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Duck hunt gone awry

Article and photos by Frank Galusha
11/03/14 -- As I reported yesterday in my article about fishing the Upper Klamath, last week’s weather forecast was as fickle as any I’ve seen. Wednesday was to be a calm day with maybe a sprinkle in Siskiyou County. Thursday promised strong winds. Therefore, it made perfect sense to me to take a look at Butte Valley Wildlife Area and the Shasta Valley Wildlife Area which are open on Wednesday. From there I could go duck hunting at Lower Klamath NWR on Thursday.

As reported here my plans changed. I ended up hunting at Lower Klamath on Thursday, which turned out to be a complete bust. There was no wind as was in the forecast two days before and only a few birds flying but I did get the opportunity to hunt one of the Stearn’s units again.

marsh with ducks, photo by Frank Galusha
A view from Unit 4, looking northeast after the storm had passed. One Winduk is barely visible behind a tule in the center left. That’s the back of Kohle’s head in the foreground.

Unfortunately, I can’t hunt out of those pit blinds. I’ve never been willing or able to wade that far through the mud to reach them. The pits are also too deep (I can’t get my elbows above the rims comfortably) and they usually lack enough cover to hide my preferred means of access (my Sear’s SportsPal canoe) the same one I’ve used since 1980.

Long before daylight I was able to find a stand of tules close to the pit. The stand was almost big enough to conceal me, my Black Labrador, Kohle, and the canoe.

As I always do, I studied the unit carefully and watched the birds and their flight patterns. I had seen only a few spoonbills but I noticed they were shying away from the raised pit blind. I also picked out a better stand of tules in case I’d ever get the chance to hunt there again. I marked it on my GPS.

I stayed at the Merrill Motel that night and got almost 8 hours of solid rest and when I woke at 3 a.m. I took Kohle outside for a pee. When I opened the door I was smacked in the face with a 30 to 40-MPH wind. I had known rain was in the forecast but it was supposed to be calm. The storm predicted for Thursday was a day late so instead of going back to bed, I quickly got ready to get into the Lower Klamath “come” line. I arrived there first and got my choice of Unit 4 – but after that luck failed me.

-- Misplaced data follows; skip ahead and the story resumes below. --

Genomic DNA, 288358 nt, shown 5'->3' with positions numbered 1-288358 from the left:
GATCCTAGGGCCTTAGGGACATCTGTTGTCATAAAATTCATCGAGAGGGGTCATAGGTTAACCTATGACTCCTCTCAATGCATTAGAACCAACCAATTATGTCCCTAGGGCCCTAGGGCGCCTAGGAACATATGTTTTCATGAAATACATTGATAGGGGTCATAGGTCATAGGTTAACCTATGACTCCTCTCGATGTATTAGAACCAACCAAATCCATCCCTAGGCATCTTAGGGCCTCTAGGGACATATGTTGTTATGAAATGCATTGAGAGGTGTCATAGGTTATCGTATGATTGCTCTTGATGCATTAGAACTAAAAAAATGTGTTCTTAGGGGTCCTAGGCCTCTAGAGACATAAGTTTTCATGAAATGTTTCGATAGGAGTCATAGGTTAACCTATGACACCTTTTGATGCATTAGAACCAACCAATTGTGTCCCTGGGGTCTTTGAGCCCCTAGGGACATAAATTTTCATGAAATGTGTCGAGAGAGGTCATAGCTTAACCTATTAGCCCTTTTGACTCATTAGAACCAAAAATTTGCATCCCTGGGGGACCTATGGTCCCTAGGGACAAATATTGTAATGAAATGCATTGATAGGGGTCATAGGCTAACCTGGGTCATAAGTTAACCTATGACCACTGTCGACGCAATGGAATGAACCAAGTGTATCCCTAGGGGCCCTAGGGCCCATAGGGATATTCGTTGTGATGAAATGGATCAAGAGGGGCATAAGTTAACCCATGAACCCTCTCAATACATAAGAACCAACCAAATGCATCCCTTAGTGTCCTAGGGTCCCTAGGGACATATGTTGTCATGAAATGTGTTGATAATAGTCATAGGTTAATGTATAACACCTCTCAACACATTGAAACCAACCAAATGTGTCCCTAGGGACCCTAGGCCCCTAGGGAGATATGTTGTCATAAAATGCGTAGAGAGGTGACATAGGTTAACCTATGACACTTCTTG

marsh with ducks and hills in the background, photo by Frank Galusha
Stern’s Unit 4 Pit Blind is barely visible under the peak and just behind a patch of tules beyond my decoys.

The wind from the south was so strong I could not paddle against it. The wind blew my cap off but I speared it quickly with my paddle. It was wet but that wouldn’t matter as rain was coming. The cloud cover and darkness obscured the stars, the moon and the horizon. My GPS worked for a few seconds and then died. I was quickly blown way off course, which was clearly marked. In minutes I found myself pushed up against the northeast corner of the unit. I was really not far from my destination but paddling toward it was hopeless and my flashlight lit up only about a 75 yards. With all the tules bent down with the wind, it was hard to identify any familiar places. I had to get out and pull the canoe toward the southwest but I never found the pit blind, my previous blind or the spot I had picked out before.